Monday night marked the first anniversary of the successful landing of NASA’s Curiosity Mars rover. While NASA celebrated the milestone with a recap of the mission’s accomplishments to date and plans for the future, one member of Congress used the anniversary to call attention to the funding squeeze the agency’s planetary science program is facing.
“[T]the amazing pictures and the public pronouncements hide an ugly truth — that the nation’s planetary science program has been under sustained attack from White House budget cutters and remains in jeopardy,” writes Rep. Adam Schiff (D-CA) in an op-ed in the Los Angeles Daily News published on its web site late yesterday. He notes these cuts are not solely due to sequestration or other budget-cutting efforts but instead “deficit hawks in the Office of Management and Budget have targeted specific parts of the NASA portfolio for disproportionate cuts, and none more so than arguably the most successful of all NASA’s recent achievements — planetary science.”
Schiff discusses recent efforts, including that by the House Appropriations Committee (Schiff is on the Commerce, Justice, and Science subcommittee, which funds NASA) to restore at least in part funding for planetary science. The House’s CJS appropriations bill would give planetary science just over $1.3 billion in 2014, with the Senate’s version offering a nearly identical amount. Both are $100 million higher than the administration’s request, but still well below the $1.5 billion planetary received in 2012. (Not mentioned in Schiff’s op-ed is that it’s still not clear how much planetary science has to spend in 2013: as of last week, there was still no approved operating plan for the agency with just two months left in the fiscal year.)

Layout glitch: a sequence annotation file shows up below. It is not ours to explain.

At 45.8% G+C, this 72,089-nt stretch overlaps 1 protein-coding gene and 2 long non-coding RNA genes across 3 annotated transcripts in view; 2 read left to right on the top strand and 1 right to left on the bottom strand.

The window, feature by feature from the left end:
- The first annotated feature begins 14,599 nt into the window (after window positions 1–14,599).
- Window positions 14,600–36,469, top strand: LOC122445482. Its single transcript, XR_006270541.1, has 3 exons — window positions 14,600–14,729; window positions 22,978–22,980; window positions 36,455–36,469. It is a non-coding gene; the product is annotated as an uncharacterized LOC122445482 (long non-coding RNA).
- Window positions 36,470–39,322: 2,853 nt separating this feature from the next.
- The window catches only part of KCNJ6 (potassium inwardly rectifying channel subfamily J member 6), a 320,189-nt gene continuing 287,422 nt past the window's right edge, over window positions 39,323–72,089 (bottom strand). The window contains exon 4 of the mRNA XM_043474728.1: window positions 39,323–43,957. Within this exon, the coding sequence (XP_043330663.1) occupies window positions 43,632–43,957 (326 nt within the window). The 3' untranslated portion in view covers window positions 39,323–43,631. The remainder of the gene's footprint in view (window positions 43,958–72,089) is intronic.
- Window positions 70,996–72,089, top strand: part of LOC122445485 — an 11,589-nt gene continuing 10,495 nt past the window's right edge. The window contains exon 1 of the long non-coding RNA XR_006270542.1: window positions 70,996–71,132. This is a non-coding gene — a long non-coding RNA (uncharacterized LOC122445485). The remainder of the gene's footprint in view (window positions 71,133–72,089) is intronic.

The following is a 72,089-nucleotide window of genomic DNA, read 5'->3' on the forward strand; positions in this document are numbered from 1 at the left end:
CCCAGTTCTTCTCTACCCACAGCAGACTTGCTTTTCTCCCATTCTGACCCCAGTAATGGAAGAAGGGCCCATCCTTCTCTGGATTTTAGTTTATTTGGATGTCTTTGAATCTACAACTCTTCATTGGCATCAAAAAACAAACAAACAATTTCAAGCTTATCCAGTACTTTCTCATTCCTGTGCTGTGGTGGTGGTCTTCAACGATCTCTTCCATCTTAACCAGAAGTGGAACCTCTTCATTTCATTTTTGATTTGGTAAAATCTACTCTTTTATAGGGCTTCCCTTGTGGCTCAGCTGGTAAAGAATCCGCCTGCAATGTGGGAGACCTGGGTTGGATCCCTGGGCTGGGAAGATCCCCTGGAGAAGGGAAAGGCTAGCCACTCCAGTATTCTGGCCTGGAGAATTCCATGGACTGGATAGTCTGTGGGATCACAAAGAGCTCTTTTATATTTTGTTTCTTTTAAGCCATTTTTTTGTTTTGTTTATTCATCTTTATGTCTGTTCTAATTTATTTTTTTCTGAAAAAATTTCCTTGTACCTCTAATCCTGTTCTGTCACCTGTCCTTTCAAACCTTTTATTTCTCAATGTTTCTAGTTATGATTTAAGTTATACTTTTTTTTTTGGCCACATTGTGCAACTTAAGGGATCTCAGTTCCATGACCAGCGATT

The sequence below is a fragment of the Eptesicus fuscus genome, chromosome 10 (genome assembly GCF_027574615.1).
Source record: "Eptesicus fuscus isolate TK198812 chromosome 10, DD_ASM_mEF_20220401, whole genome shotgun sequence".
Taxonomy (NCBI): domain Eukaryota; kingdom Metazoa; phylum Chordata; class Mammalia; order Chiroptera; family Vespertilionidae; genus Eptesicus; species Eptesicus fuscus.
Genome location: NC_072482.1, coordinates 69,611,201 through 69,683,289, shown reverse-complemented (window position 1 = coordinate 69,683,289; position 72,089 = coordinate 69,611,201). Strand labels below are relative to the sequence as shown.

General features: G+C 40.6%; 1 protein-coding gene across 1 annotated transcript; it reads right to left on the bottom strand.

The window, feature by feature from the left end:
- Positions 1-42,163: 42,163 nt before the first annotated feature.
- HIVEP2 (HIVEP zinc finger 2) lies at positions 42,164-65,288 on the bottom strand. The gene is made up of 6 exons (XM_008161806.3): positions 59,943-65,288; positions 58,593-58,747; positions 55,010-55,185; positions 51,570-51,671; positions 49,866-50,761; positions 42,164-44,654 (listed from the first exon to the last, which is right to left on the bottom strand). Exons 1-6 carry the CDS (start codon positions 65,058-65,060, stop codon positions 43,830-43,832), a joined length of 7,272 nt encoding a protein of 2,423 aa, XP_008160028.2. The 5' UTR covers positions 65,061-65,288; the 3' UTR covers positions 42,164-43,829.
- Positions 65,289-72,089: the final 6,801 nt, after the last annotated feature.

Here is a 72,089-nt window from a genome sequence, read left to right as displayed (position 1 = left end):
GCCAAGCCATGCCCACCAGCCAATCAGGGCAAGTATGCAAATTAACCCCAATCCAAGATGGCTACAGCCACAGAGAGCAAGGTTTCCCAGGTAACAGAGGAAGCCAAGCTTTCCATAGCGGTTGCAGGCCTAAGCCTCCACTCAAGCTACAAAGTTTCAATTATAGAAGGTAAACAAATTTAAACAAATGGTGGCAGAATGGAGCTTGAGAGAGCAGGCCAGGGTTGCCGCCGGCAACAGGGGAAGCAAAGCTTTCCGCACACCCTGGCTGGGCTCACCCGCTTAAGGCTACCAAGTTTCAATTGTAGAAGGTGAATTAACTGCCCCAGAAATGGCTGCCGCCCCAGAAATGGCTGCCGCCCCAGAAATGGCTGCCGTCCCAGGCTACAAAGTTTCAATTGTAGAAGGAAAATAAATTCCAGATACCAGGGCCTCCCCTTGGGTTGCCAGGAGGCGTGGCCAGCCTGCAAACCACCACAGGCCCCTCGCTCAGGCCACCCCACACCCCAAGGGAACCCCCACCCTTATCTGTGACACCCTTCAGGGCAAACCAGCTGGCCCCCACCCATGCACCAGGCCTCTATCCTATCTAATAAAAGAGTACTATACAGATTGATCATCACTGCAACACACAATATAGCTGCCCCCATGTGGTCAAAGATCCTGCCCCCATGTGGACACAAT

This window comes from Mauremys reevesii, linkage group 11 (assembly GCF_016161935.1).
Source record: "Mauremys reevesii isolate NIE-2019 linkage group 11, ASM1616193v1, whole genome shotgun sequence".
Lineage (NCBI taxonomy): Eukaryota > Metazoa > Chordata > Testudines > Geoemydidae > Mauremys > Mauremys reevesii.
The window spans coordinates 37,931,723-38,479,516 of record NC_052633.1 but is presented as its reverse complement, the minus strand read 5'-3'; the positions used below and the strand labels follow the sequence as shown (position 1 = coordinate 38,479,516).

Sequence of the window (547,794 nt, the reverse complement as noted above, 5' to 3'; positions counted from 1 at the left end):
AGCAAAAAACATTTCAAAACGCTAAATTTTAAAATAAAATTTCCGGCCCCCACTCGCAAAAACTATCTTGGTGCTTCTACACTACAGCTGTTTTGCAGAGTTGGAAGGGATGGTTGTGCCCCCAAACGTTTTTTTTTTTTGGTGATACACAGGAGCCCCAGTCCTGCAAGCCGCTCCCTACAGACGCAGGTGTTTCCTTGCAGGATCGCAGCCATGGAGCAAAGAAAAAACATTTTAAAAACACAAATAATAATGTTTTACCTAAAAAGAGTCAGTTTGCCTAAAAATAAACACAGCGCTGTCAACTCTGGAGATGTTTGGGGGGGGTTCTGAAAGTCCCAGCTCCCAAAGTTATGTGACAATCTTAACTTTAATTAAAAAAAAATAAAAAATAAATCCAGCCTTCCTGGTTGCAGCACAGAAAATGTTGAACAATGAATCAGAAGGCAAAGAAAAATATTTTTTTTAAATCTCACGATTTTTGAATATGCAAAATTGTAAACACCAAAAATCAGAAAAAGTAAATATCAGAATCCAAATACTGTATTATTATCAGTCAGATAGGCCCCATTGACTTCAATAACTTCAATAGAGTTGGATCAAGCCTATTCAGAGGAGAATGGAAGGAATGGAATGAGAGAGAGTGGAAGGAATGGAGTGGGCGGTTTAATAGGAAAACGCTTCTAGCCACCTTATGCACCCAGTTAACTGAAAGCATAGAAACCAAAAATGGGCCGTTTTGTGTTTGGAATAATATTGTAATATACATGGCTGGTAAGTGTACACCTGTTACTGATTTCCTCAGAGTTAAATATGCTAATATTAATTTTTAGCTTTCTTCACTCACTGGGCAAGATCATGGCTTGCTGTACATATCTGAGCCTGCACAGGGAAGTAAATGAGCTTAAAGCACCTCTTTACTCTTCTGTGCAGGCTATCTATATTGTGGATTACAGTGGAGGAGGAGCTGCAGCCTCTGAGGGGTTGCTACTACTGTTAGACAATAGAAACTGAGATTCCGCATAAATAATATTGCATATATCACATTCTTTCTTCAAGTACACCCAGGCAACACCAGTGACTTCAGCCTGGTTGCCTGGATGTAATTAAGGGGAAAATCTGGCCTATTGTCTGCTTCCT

Schiff also addresses question on why planetary science should get this or any amount of funding in the current fiscal environment. “Plainly, the bureaucrats at OMB think the search for life on other planets to be an expensive, quixotic and dispensable activity,” he writes. “These missions preserve America’s edge in a host of technologies that are key to maintaining our global leadership. Profoundly important research and development and all the economic benefits it brings will be forsaken if we abandon the field.”